Hamilton philanthropist Charles Juravinski dead at 92

A photo of Charles and Margaret Juravinski. Supplied by McMaster University

A well-known Hamilton philanthropist who contributed considerable funding to local health care institutions has died.

Charles Juravinski passed away in his sleep on Tuesday at the age of 92, according to a joint statement from executives with McMaster University, Hamilton Health Sciences (HHS) and St. Joseph’s Hospital.

Charles and his wife Margaret donated millions of dollars in endowments to Hamilton-area health facilities and the City of Hamilton over a number of years.

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“He passed away, perhaps fittingly, at Margaret’s Place – a hospice named in Margaret’s honour at St. Joseph’s Villa in Dundas,” the statement revealed.

The facility was one of many that received a multi-million dollar gift from the Juravinskis – a $2.8-million expansion.

Just a day before Charles’s death, the couple donated $5.1 million to the Juravinski Research Institute (JRI), to support studies focused on child and youth health, integrated care, and burn trauma.


The JRI was one of a number of legacy gifts given to Hamilton health care, established in May 2019 via a $100-million contribution — one of Canada’s largest-ever.

In recent times, the Hamilton philanthropists have invested in research focused on COVID-19, brain health and health system transformation with two previous gifts totalling $6.3 million.

Read more: Juravinskis celebrate Valentine’s Day with $5.1M health-care gift to Hamilton

Those donations included $3.3 million to help fight COVID-19 and fund brain health research as well as $3 million for health-care projects, including a saliva-based COVID-19 test for use in places like retirement homes.

In all, the couple has given more than $63.7 million to HHS, McMaster and St. Joe’s.

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“Charles Juravinski was a true original – his distinctive style and manner were well known and admired across our city,” HHS President Rob MacIssaac said in the statement.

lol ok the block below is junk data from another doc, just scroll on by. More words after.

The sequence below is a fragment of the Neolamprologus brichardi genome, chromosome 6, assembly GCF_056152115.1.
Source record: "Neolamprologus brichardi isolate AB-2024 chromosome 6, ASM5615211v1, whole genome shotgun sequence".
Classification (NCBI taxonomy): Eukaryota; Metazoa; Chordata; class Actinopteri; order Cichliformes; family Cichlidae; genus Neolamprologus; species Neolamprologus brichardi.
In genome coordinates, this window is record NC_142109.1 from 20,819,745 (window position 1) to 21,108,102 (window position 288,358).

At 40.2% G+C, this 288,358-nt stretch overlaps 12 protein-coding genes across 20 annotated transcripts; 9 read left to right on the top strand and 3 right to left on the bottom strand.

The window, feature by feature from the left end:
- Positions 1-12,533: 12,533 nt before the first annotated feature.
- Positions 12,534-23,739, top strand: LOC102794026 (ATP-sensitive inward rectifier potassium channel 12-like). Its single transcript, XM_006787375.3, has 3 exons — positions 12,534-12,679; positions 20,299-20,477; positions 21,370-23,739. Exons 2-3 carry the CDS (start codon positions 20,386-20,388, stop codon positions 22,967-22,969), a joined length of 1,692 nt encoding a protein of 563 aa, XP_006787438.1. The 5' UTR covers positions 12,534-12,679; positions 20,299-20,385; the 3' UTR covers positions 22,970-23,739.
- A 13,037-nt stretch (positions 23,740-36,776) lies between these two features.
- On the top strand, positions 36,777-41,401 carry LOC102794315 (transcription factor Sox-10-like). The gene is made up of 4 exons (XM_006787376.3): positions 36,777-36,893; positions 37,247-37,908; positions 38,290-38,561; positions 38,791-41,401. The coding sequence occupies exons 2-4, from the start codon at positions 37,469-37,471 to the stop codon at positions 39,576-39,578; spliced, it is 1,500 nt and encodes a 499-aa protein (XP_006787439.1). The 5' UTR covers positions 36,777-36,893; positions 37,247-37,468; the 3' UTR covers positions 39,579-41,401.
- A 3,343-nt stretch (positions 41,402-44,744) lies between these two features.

“Together with Margaret, their philanthropy in health care and innovative research has positively influenced the lives of countless patients and their families in our region, and across our Province.”

Juravinski, born in 1929 in Saskatchewan, is best known as the founder and owner of the Flamboro Downs racetrack near Flamborough.

With shareholder John Grant, Charles would launch the venture in April 1975 before selling the profitable operation in 2003 to entertainment and real estate giant Magna.

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Juravinski also worked in the construction industry in the late 50s founding Wilchar Construction Limited in Dundas with his brother-in-law.

Two of the city’s major health facilities, including a cancer care and research centre, would bear the Juravinski name in 2010 after the couple gave $23 million for the reconstruction of the previously named Henderson hospital on the Mountain.

“Charles Juravinski was relentless in his belief that the depth and breadth of knowledge, innovation and partnership here in Hamilton was special and something to be exceedingly proud of,” McMaster president David Farrar said in a release following Juravinski’s passing.

As per his request, there will be no funeral service or visitation following his death.

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